Features also suffer on the Windows platform. There is no smbclient and while there is native support for accessing Windows Share, PHP on Windows does not work very well with it so ownCloud can not offer support for Windows file shares. And due to the lack of some low level command line tools, only a subset of the thumbnails ownCloud can create will be generated under Windows.
Last but not least, ownCloud has experienced reliability and performance problems with MSSQL, causing extra testing and bug fixing efforts, as well as leading to extra code that has to be maintained and updated. And as mentioned – the contributors needed to do this extra testing and maintenance have not stepped forward.
All of this contributed to the decision to no longer support Microsoft Windows Server as a platform for ownCloud Server 8.1, and to instead apply those resources to providing the best file sync and share experience possible – and to enabling users to fully control their data.
Of course, some people do depend on Windows as a server platform and indeed, for many other tasks it works fine. To make it as easy as possible to have a stable and performing ownCloud experience on Windows Server going forward, ownCloud is offering a set of virtual machine images for cloud or metal deployment on the download page. Running ownCloud in a virtual machine on your Windows server is fully supported. For example, the options offered by Bitnami include images you can directly deploy to GCP, AWS and Azure, an Ubuntu 14.04 based virtual machine you can run on your own system, and a Docker image which is being developed. SUSE Studio offers a wide range of virtual images with ownCloud as well and you can find many more options in the virtual machine tab on our install page.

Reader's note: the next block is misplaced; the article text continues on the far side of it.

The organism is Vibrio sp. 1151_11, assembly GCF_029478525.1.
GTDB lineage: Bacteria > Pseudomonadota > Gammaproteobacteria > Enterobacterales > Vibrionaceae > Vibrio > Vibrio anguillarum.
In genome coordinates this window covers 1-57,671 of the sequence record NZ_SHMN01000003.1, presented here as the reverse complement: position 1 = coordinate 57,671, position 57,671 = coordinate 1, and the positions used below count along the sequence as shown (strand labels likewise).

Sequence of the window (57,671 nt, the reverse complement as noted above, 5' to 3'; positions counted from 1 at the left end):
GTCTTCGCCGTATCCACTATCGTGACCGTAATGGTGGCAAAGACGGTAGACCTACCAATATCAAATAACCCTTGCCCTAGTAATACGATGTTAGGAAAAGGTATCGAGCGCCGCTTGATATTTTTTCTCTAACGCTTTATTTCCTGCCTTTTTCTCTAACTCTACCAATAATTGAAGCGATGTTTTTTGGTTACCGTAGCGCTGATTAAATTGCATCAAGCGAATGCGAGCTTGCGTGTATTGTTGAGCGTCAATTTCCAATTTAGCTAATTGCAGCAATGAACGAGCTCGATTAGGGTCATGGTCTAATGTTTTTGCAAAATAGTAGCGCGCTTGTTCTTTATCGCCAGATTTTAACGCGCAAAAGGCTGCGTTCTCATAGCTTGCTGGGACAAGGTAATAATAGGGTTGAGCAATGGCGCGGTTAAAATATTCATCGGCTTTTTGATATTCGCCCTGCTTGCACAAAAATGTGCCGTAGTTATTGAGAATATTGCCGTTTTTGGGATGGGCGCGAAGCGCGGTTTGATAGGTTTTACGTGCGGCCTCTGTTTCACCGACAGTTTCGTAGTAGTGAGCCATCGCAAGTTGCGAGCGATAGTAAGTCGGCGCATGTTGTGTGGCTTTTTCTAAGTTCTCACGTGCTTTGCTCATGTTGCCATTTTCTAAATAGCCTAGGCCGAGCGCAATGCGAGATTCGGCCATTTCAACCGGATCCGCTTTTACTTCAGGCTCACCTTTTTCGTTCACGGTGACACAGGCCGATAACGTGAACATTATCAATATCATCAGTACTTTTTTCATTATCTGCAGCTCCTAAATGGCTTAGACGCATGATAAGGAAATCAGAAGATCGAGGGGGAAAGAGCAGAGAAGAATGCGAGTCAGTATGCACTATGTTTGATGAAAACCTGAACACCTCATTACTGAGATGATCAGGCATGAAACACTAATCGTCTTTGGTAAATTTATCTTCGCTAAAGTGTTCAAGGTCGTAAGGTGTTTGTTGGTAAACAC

Moreover, ownCloud 8.0 still has the ability to run on Windows Server and while so far nobody stepped up to fix the known problems with it, users already depending on ownCloud 8 on Windows Server will be happy to know that ownCloud 8.0 is planned to receive security updates until Q4 2016.
We want to emphasize that we do not drop support for Windows Server out of dislike–rather, we must make a strategic decision based on priorities. ownCloud Server does not work reliably on the Windows platform, and we have been unable to find folks to assist with these problems. We urge those of you impacted by this change to consider your options. Aside from migration, if enough people step up to fix the bugs related to Windows Server support in ownCloud 8 and commit to supporting ownCloud on Windows, there is no reason not to bring a future release back to Windows Server.
UPDATE with ownCloud 8.2
This ownCloud release introduces a solution for Windows Server users. In the Appliance tab on our download page we offer a fully pre-configured virtual machine image which you can easily run in a tool like VirtualBox. To make setting up your ownCloud even easier, the built in ownCloud Proxy app gives you a stable url and an easy way through firewalls blocking you from accessing your ownCloud with help from PageKite.